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ISRN Education
Volume 2012 (2012), Article ID 810129, 10 pages
http://dx.doi.org/10.5402/2012/810129
Research Article

Listening Skill Requires a Further Look into Second/Foreign Language Learning

Faculty of Education, Queensland University of Technology, Brisbane, QLD 4059, Australia

Received 18 April 2012; Accepted 10 July 2012

Academic Editors: N. Dumais and R. D. Tennyson

Copyright © 2012 Hossein Bozorgian. This is an open access article distributed under the Creative Commons Attribution License, which permits unrestricted use, distribution, and reproduction in any medium, provided the original work is properly cited.

Abstract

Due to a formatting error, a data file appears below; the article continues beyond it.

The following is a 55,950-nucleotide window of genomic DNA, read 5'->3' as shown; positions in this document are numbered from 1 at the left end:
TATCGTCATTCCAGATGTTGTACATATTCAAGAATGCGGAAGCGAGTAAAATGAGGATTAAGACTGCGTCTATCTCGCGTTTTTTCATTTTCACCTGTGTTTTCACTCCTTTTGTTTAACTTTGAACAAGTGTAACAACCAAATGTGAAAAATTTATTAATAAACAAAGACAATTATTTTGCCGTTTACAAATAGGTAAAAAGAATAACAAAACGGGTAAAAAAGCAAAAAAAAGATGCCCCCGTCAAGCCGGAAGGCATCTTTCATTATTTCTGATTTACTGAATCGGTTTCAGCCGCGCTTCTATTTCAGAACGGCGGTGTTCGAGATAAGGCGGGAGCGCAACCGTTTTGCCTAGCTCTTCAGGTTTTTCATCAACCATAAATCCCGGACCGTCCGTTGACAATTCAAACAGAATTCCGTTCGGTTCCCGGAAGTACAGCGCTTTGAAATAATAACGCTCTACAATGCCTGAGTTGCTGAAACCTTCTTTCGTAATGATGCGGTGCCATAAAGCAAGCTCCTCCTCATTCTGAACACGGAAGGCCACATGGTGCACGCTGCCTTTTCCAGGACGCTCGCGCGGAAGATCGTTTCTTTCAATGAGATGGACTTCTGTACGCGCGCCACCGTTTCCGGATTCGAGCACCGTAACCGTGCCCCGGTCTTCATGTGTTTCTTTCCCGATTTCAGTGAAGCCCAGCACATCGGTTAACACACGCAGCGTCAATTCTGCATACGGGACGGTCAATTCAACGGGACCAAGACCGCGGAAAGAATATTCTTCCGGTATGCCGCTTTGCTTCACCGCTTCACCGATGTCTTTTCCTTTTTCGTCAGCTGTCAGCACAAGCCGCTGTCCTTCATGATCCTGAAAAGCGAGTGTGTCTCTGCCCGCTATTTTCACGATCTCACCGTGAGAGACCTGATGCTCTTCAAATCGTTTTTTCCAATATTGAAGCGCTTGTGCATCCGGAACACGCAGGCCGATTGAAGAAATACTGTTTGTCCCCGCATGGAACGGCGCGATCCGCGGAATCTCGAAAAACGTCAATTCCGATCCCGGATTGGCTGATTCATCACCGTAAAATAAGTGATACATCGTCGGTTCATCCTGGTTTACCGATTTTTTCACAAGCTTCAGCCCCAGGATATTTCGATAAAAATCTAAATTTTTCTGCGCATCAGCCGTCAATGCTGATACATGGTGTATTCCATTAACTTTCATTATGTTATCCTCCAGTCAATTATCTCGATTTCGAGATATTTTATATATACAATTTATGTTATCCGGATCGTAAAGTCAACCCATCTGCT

Current English-as-a-second and foreign-language (ESL/EFL) research has encouraged to treat each communicative macroskill separately due to space constraint, but the interrelationship among these skills (listening, speaking, reading, and writing) is not paid due attention. This study attempts to examine first the existing relationship among the four dominant skills, second the potential impact of reading background on the overall language proficiency, and finally the relationship between listening and overall language proficiency as listening is considered an overlooked/passive skill in the pedagogy of the second/foreign language classroom. However, the literature in language learning has revealed that listening skill has salient importance in both first and second language learning. The purpose of this study is to investigate the role of each of four skills in EFL learning and their existing interrelationships in an EFL setting. The outcome of 701 Iranian applicants undertaking International English Language Testing System (IELTS) in Tehran demonstrates that all communicative macroskills have varied correlations from moderate (reading and writing) to high (listening and reading). The findings also show that the applicants’ reading history assisted them in better performing at high stakes tests, and what is more, listening skill was strongly correlated with the overall language proficiency.